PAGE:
"Study Links Oil And Gas Extraction To Ozone Chemicals"
Oil and gas development in an area of Colorado that is in the midst of a huge drilling boom is contributing more than half of the chemical pollution that contributes to the formation of ozone, a new study by University of Colorado scientists has found.
The research by scientists at the Cooperative Institute for Research in Environmental Sciences (CIRES) at the University of Colorado may have important implications for the shale oil and shale gas revolution underway in many parts of the U.S. It may have particular relevance to other rural areas of the West – in the Uinta Basin of northeastern Utah and Sublette County, Wyoming south of Jackson — that have been plagued by high ozone alerts in recent winters, sometimes higher than the Los Angeles basin.
Both the Utah and Wyoming regions have intensive oil and gas development and the ozone alerts in those areas have often been described as a puzzle with possibly many contributing factors. A $5 million study is underway in the Uinta Basin to ferret out the likely causes of the region’s ozone problem. Ozone pollution is a factor in a range of health problems including respiratory illnesses and asthma.
In the Colorado study, published online in the journal Environmental Science and Technology, researchers determined that 55 percent of the airborne volatile organic compounds that contribute to ozone in the town of Erie were coming from oil and gas operations. The scientists were able to make that precise determination using a recently discovered chemical signature that can differentiate between oil and gas emissions and those coming from vehicles and other sources.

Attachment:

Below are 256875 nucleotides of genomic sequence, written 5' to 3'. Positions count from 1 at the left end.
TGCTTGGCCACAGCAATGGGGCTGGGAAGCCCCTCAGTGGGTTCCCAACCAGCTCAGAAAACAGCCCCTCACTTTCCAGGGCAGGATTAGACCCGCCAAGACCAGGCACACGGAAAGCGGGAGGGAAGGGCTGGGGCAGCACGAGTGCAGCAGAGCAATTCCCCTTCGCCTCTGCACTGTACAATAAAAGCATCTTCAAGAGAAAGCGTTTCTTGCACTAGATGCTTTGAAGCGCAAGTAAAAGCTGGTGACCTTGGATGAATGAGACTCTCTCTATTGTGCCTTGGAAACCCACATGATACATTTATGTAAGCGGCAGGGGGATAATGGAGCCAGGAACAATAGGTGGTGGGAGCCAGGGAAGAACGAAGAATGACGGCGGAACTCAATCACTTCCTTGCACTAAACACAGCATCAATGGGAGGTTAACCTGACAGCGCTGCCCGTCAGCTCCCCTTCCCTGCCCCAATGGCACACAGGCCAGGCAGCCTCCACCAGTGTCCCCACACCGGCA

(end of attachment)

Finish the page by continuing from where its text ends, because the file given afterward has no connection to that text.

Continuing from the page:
“We had a very strong signature from the raw natural gas,” said Jessica Gilman the CIRES study lead author in an interview with the Boulder Daily Camera newspaper.
The town of Erie is located in Weld County, a 4,000 square mile county northeast of Boulder and east of Fort Collins. That county, which overlays a hot new oil and gas play in the Niobrara Formation, has nearly 20,000 oil and gas wells, though it had about 15,000 during the study period.
Recent intensive development of oil and gas that is creeping into urban and suburban areas has prompted widespread concern in some Weld County communities about health and social impacts, with residents complaining about ill effects ranging from nosebleeds and headaches to asthma attacks. The town has imposed a six-month moratorium on new drilling permits, and another community to the north, Longmont, has voted to exclude drilling within city limits, prompting a suit by the Colorado Oil and Gas Conservation Commission that regulates drilling.
Tom Kenworthy is a senior fellow at the Center for American Progress Action Fund.